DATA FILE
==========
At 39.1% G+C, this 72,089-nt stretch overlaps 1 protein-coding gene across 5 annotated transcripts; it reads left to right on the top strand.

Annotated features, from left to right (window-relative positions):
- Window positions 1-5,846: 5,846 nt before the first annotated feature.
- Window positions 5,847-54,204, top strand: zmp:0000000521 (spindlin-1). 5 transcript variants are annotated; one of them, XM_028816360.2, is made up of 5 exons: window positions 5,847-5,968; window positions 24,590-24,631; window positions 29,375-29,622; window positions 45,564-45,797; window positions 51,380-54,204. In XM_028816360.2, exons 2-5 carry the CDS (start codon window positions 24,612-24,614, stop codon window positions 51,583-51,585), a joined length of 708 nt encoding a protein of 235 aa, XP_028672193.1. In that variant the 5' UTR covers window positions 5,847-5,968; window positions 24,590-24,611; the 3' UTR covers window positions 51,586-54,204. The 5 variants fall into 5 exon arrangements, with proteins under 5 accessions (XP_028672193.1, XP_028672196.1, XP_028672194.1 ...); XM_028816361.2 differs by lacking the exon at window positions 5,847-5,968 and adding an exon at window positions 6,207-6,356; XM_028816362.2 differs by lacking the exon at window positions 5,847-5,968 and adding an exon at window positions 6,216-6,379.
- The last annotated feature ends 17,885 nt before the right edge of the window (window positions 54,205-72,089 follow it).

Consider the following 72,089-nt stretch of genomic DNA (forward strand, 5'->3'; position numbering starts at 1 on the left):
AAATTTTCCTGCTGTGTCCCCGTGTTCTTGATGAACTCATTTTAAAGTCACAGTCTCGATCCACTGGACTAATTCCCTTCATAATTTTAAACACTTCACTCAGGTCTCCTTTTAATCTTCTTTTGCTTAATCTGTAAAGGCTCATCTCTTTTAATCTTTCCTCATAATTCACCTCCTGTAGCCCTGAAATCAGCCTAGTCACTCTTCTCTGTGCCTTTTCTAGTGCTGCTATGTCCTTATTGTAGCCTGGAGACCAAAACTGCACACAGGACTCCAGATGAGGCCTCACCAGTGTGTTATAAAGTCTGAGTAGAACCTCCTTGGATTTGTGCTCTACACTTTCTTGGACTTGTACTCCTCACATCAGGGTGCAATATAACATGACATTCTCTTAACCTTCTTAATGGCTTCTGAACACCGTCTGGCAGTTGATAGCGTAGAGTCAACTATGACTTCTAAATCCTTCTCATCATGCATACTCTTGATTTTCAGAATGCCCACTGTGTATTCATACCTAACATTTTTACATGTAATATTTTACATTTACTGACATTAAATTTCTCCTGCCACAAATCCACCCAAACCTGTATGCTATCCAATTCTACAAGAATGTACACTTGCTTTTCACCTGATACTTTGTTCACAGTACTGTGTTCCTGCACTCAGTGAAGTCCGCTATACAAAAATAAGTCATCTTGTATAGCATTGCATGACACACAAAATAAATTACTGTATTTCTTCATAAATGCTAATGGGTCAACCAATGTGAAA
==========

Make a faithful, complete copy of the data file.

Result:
At 39.1% G+C, this 72,089-nt stretch overlaps 1 protein-coding gene across 5 annotated transcripts; it reads left to right on the top strand.

Annotated features, from left to right (window-relative positions):
- Window positions 1-5,846: 5,846 nt before the first annotated feature.
- Window positions 5,847-54,204, top strand: zmp:0000000521 (spindlin-1). 5 transcript variants are annotated; one of them, XM_028816360.2, is made up of 5 exons: window positions 5,847-5,968; window positions 24,590-24,631; window positions 29,375-29,622; window positions 45,564-45,797; window positions 51,380-54,204. In XM_028816360.2, exons 2-5 carry the CDS (start codon window positions 24,612-24,614, stop codon window positions 51,583-51,585), a joined length of 708 nt encoding a protein of 235 aa, XP_028672193.1. In that variant the 5' UTR covers window positions 5,847-5,968; window positions 24,590-24,611; the 3' UTR covers window positions 51,586-54,204. The 5 variants fall into 5 exon arrangements, with proteins under 5 accessions (XP_028672193.1, XP_028672196.1, XP_028672194.1 ...); XM_028816361.2 differs by lacking the exon at window positions 5,847-5,968 and adding an exon at window positions 6,207-6,356; XM_028816362.2 differs by lacking the exon at window positions 5,847-5,968 and adding an exon at window positions 6,216-6,379.
- The last annotated feature ends 17,885 nt before the right edge of the window (window positions 54,205-72,089 follow it).

Consider the following 72,089-nt stretch of genomic DNA (forward strand, 5'->3'; position numbering starts at 1 on the left):
AAATTTTCCTGCTGTGTCCCCGTGTTCTTGATGAACTCATTTTAAAGTCACAGTCTCGATCCACTGGACTAATTCCCTTCATAATTTTAAACACTTCACTCAGGTCTCCTTTTAATCTTCTTTTGCTTAATCTGTAAAGGCTCATCTCTTTTAATCTTTCCTCATAATTCACCTCCTGTAGCCCTGAAATCAGCCTAGTCACTCTTCTCTGTGCCTTTTCTAGTGCTGCTATGTCCTTATTGTAGCCTGGAGACCAAAACTGCACACAGGACTCCAGATGAGGCCTCACCAGTGTGTTATAAAGTCTGAGTAGAACCTCCTTGGATTTGTGCTCTACACTTTCTTGGACTTGTACTCCTCACATCAGGGTGCAATATAACATGACATTCTCTTAACCTTCTTAATGGCTTCTGAACACCGTCTGGCAGTTGATAGCGTAGAGTCAACTATGACTTCTAAATCCTTCTCATCATGCATACTCTTGATTTTCAGAATGCCCACTGTGTATTCATACCTAACATTTTTACATGTAATATTTTACATTTACTGACATTAAATTTCTCCTGCCACAAATCCACCCAAACCTGTATGCTATCCAATTCTACAAGAATGTACACTTGCTTTTCACCTGATACTTTGTTCACAGTACTGTGTTCCTGCACTCAGTGAAGTCCGCTATACAAAAATAAGTCATCTTGTATAGCATTGCATGACACACAAAATAAATTACTGTATTTCTTCATAAATGCTAATGGGTCAACCAATGTGAAA